Hartlepool school uses ‘chimp model’ psychology technique to improve performance

Learning coaches at High Tunstall College of Science from left to right: Nina Youll, Leanne Harrison, Louise Dixon and Stacey Lester.
Learning coaches at High Tunstall College of Science from left to right: Nina Youll, Leanne Harrison, Louise Dixon and Stacey Lester.

A Hartlepool school is using similar mind techniques of the British Olympic Cycling team to inspire students to achieve their full potential.

High Tunstall College of Science is using “The Chimp Paradox Model” which was developed by psychiatrist Dr Steve Peters who has used the model with a large number of professional athletes including the Olympic Cycling team and Liverpool Football Club.

Great Britain's (left-right) Steven Burke, Owain Doull, Ed Clancy and Sir Bradley Wiggins with their gold medals following victory in the men's team pursuit final on the seventh day of the Rio Olympics Games, Brazil. Photo: David Davies/PA Wire.

Great Britain's (left-right) Steven Burke, Owain Doull, Ed Clancy and Sir Bradley Wiggins with their gold medals following victory in the men's team pursuit final on the seventh day of the Rio Olympics Games, Brazil. Photo: David Davies/PA Wire.

The theory is designed to help develop individuals, giving them the skills, for example, to remove anxiety, have confidence and choose their emotions.

Andrew Hare, teacher of discovery at the school, said: “The Chimp Model is based on scientific facts and principles, which have been simplified into an easy to use model.

“The core values of High Tunstall College of Science are supporting and inspiring students, to allow them to achieve their potential.

“The Chimp Paradox model was piloted with a view to giving extra support to a small cohort of students who display challenging behaviours at school.

“The aim of the Chimp Paradox support pathway is to allow students to recognise how their mind works and how to understand and manage their emotions and thoughts.”

The project had two main aims.

The first was to challenge students’ emotional and unhelpful thinking processes and the second was to teach students about the order in which information is processed within the brain, so they could avoid reacting emotionally and disproportionally to events in their daily lives.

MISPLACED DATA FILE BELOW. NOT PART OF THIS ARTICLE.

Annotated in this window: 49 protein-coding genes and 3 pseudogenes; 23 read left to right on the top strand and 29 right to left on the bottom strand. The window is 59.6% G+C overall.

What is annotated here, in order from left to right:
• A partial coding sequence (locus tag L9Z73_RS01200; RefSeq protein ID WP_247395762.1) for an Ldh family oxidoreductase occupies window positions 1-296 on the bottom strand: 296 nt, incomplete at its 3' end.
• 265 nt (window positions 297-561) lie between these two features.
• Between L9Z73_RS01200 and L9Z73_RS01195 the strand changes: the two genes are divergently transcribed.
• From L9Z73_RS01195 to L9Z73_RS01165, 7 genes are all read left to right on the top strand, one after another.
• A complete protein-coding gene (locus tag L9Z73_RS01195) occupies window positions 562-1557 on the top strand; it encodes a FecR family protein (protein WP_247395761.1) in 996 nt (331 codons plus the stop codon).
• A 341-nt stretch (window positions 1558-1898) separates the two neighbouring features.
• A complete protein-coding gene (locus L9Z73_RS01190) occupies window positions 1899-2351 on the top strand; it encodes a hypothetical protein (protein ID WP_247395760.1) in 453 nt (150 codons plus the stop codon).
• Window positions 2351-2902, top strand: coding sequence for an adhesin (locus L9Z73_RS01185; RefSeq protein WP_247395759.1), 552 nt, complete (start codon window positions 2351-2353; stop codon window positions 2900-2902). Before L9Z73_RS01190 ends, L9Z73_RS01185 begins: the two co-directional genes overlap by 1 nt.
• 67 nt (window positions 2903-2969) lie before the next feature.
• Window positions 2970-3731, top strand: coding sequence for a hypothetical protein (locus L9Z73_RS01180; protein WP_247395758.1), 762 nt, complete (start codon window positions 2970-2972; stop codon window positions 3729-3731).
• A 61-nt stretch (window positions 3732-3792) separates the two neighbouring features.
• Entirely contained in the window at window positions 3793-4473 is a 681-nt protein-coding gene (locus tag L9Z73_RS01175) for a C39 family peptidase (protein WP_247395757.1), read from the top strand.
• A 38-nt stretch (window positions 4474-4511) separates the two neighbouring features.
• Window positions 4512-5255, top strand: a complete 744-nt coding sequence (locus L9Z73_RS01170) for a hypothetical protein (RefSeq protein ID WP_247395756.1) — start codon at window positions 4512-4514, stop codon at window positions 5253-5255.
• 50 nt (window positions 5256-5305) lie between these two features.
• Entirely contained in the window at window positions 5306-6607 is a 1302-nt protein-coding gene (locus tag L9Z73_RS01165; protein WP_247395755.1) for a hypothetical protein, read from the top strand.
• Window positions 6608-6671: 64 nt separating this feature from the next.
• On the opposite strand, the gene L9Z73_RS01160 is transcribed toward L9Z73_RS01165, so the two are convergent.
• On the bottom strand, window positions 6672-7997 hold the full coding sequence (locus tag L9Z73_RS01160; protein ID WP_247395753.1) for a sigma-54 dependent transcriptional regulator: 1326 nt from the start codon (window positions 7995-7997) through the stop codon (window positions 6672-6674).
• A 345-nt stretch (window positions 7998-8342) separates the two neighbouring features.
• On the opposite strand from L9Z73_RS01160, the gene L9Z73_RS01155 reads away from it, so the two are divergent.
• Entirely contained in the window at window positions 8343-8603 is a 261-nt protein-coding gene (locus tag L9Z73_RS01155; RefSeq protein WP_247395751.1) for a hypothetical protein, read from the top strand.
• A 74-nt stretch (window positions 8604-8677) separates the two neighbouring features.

The house learning coaches at the college completed a six-hour training course developed within the college so they were comfortable using the principles.

Students then had two 30-minute meetings each week with learning coaches trained in the chimp principles, in which their behaviours and suitable methods for tackling similar incidents in the future were discussed, and goals set.

Mr Hare added: “It will help students to develop and give them the emotional skills and positive habits to remove negative emotions and develop more confidence and helpful behaviours within school.”

Mr Hare’s work with the Chimp Paradox Model has gained national interest from the Schools, Students and Teachers Network (SSAT) which has recently been published in their Spring 2017 Journal.

Mr Hare has also been contacted by The Chimp Management company as they are keen to see how the college has used the Chimp Paradox Model within the college.

High Tunstall is the first 11-16 school in the UK to gain the STEM Assured Award for its commitment to science, technology, engineering and maths.

The college has recently been rated “good” in all areas by Ofsted.

For more information about the Chimp Paradox Model at High Tunstall College of Science contact Mr Hare at the college or via email ahare@hightunstall.hartlepool.sch.uk.

Alternatively further information can be found at the Chimp Management website: www.chimpmanagement.com.